On Tuesday associate conductor Cristian Macelaru will raise his baton and lead the Philadelphia Orchestra into battle — complete with cannon fire. For the sixth straight year the full orchestra will play “The 1812 Overture” just before fireworks explode over the Delaware River in a frenzy of sound and color. And all for free.
Marcelaru spoke to Metro about his love of the drama in Tchaikovsky’s music, and the need for more outdoor performances.
“The 1812 Overture” is done all over the country this time of year. Do you have your own particular angle on the piece?
No. I think at this point just about every angle has been tried. Personally, I try to stay as close to the truth of what Tchaikovsky wrote on paper. So perhaps that’s my angle.
What do you like about “The 1812 Overture?”
There is an astounding journey throughout the piece. It begins with this mysterious darkness – this crying of the soul. He takes you from there to the most exhalant ending there is in music. And in the middle you have this incredible tension between those extremes. It’s a masterpiece.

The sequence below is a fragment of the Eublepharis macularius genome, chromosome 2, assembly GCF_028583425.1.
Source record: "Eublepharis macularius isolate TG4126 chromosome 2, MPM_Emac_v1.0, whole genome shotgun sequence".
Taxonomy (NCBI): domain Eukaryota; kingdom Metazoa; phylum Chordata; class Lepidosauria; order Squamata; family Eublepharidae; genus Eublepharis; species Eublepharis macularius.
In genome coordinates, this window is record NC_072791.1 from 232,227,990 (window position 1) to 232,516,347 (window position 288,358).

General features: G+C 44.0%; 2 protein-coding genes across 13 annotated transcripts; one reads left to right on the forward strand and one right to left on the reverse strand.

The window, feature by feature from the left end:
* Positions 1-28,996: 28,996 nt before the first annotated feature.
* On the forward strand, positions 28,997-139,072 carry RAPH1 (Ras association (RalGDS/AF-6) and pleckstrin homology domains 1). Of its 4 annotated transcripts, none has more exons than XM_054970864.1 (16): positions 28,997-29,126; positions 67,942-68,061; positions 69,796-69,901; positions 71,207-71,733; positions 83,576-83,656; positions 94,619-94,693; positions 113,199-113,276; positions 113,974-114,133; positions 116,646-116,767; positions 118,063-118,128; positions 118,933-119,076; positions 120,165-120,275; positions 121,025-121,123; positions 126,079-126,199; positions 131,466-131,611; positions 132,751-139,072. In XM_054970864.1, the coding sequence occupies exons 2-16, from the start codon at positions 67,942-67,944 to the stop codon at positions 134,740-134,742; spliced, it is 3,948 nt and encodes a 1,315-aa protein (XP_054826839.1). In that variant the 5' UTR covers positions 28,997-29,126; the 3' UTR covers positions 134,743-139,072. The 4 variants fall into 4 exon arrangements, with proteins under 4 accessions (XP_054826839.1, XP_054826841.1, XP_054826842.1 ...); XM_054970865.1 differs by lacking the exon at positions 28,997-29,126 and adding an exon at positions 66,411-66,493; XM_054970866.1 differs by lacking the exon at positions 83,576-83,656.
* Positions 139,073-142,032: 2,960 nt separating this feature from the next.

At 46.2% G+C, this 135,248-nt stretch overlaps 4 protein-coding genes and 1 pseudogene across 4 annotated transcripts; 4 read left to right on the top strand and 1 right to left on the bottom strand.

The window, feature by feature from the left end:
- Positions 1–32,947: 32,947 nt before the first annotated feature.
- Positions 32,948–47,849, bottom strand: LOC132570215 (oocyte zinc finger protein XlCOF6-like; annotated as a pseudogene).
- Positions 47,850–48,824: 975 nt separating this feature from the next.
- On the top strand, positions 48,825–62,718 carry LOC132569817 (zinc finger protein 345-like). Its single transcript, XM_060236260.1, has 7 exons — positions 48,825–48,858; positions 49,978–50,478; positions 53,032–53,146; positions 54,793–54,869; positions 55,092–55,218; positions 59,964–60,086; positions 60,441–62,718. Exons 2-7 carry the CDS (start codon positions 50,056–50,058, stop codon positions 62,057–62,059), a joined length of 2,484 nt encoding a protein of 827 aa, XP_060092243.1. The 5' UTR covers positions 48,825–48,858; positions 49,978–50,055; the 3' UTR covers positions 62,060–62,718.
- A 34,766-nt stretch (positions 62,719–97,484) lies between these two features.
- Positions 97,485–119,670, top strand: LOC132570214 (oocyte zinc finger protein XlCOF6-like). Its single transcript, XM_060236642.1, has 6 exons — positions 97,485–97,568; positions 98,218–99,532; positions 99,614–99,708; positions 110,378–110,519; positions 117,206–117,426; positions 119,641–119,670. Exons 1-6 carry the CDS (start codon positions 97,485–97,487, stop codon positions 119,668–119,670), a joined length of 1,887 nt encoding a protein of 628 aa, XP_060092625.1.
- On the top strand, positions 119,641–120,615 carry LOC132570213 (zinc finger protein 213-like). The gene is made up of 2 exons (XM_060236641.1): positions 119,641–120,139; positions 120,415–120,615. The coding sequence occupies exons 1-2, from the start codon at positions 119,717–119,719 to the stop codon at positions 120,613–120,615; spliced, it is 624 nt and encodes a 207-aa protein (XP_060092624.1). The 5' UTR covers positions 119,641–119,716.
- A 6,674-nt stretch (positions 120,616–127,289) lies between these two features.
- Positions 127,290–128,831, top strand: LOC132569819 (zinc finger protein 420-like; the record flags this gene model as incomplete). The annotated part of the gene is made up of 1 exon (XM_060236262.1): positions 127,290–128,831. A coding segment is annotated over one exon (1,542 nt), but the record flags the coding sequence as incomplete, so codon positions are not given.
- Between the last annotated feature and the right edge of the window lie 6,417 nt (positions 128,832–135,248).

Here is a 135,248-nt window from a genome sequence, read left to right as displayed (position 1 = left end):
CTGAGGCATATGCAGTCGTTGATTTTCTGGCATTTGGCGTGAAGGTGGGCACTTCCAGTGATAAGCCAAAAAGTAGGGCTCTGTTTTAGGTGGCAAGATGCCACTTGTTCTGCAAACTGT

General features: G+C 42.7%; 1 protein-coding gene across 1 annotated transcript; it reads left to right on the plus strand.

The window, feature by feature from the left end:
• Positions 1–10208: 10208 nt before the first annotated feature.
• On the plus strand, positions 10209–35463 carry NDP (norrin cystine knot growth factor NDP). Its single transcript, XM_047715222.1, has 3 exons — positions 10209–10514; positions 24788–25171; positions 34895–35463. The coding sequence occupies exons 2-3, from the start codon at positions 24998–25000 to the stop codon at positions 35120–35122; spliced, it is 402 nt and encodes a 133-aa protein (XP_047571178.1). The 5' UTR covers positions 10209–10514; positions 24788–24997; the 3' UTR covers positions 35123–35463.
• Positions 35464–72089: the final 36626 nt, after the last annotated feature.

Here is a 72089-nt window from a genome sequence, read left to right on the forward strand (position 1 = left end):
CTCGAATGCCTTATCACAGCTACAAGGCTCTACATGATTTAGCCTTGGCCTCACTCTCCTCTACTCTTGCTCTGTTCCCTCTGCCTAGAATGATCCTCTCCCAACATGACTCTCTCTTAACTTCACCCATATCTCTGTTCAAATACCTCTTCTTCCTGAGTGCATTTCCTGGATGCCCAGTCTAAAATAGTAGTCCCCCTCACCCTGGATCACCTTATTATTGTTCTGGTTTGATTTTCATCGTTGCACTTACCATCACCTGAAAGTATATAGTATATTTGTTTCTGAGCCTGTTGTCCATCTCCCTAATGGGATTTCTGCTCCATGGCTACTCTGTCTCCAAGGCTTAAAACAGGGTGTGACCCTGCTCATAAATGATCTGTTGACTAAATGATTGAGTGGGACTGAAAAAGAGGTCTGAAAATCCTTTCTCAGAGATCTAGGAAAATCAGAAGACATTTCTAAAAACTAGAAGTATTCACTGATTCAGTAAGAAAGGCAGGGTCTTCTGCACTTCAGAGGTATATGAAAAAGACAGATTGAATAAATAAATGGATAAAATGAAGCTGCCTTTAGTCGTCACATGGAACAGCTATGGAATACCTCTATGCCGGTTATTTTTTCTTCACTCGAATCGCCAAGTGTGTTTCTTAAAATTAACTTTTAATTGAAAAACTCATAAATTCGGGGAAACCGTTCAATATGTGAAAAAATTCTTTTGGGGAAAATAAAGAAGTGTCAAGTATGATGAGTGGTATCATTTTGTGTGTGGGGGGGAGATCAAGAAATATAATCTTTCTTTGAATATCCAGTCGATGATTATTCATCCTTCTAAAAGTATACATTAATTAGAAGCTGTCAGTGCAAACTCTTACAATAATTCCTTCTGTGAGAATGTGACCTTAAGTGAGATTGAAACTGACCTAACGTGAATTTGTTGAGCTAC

Do you have to prepare differently to perform outside?
There is no permanent amphitheater on Penn’s Landing. We make up for that with modern amplification. That definitely creates a different feel to the sound. And, you know, there is the occasional boat going by. But other than that we prepare exactly the way we would for the Kimmel Center.
What about a more radical neighborhood series? Could you perform in Kensington or Southwest Philly? What about quartets on street corners?
Two summers ago we performed music inspired by water at the Navy Yard. It was an incredible experience. And last year I led a concert with the full orchestra that was free and open to everyone. We know it’s not easy financially for many people to see us at the Kimmel. But if people are really excited and push for us to do more free outdoor shows, we could always do more.
Free Neighborhood Concert
July 2nd, 8 p.m.
Great Plaza at Penn’s Landing